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Capitalizing Unit Abbreviations

Date: 09/15/2003 at 12:11:38
From: Ricky
Subject: Metric Measurement

Why do we use a lowercase m to abbreviate meters, but an uppercase L
to abbreviate liters? 

Actually, I've always seen both used either way.  Which is right?  Or
are they both right?

Date: 09/15/2003 at 15:22:54
From: Doctor Peterson
Subject: Re: Metric Measurement

Hi, Ricky.

The m is always lower case, but the L may be either. See this page: 

  liter or litre (L or l) 
  the common metric unit of volume. ... Both the lower case letter l
  and the upper case L are accepted as symbols for the liter, but
  the U.S. Department of Commerce specifies that L be used, at least
  by businesses, to avoid confusion with the numeral 1. The unit is
  spelled liter in the U.S. and litre in Britain; there are many
  other spellings in various languages (see Spelling of Metric

This page gives the general rule: 

  Units: The names of all units start with a lower case letter
  except, of course, at the beginning of the sentence. There is one
  exception: in "degree Celsius" (symbol C) the unit "degree" is
  lower case but the modifier "Celsius" is capitalized. Thus, body
  temperature is written as 37 degrees Celsius.

  Symbols: Unit symbols are written in lower case letters except for
  liter and those units derived from the name of a person (m for
  meter, but W for watt, Pa for pascal, etc.).

  Prefixes: Symbols of prefixes that mean a million or more are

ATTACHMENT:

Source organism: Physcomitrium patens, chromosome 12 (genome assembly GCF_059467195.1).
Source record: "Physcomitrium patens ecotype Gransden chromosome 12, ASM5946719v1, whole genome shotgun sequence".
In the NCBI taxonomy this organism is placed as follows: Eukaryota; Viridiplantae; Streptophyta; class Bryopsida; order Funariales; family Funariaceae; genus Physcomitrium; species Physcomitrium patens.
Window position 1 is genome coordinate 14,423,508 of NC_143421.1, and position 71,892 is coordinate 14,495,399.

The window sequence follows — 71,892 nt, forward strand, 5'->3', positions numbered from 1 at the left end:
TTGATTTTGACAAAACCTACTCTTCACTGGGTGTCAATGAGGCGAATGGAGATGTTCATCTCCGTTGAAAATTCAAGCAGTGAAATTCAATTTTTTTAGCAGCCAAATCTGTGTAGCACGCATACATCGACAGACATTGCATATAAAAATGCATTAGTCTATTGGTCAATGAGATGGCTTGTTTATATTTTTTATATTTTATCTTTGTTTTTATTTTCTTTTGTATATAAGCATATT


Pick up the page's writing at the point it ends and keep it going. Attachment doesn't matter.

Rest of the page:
capitalized and those less than a million are lower case (M for
  mega (millions), m for milli (thousandths)).

There is some variation in preference between countries: 

  The symbol for liter (or litre) may be either a capital el (L) or
  a lowercase el (l); both are correct. In the U.S., Canada, and
  Australia, the capital el (L) is preferred, but most other nations
  use the lowercase el (l).

This gives a nice explanation for Liter: 

  Please Note: Where symbols are used convention has it that they
  are always lower case letters except where the Base Unit is named
  after a person like Celsius (C), Pascal (P) or Newton (N). Then
  the symbol is noted by a CAPITAL LETTER.
  So what's with a capital letter "L" for liter?
  Is that a capital "L" for the unit of measure named after a person?
  You see, when decimal dimensions were described long before the
  typewriter you would have to write the script "l".
  But as technology came along it became apparent that typewriters
  were not equipped with the script "l" so attempts were made to use
  the lower case "l" (el).
  Then it became further confusing to write "1l" (lower case "el")
  as the "1" and "l" (el) looked too similar as did the capital "I"
  So the capital "L" was chosen as the symbol for the derived base
  unit "liter". 

If you have any further questions, feel free to write back.

- Doctor Peterson, The Math Forum 
Associated Topics:
Elementary Terms & Units of Measurement
Middle School Terms/Units of Measurement

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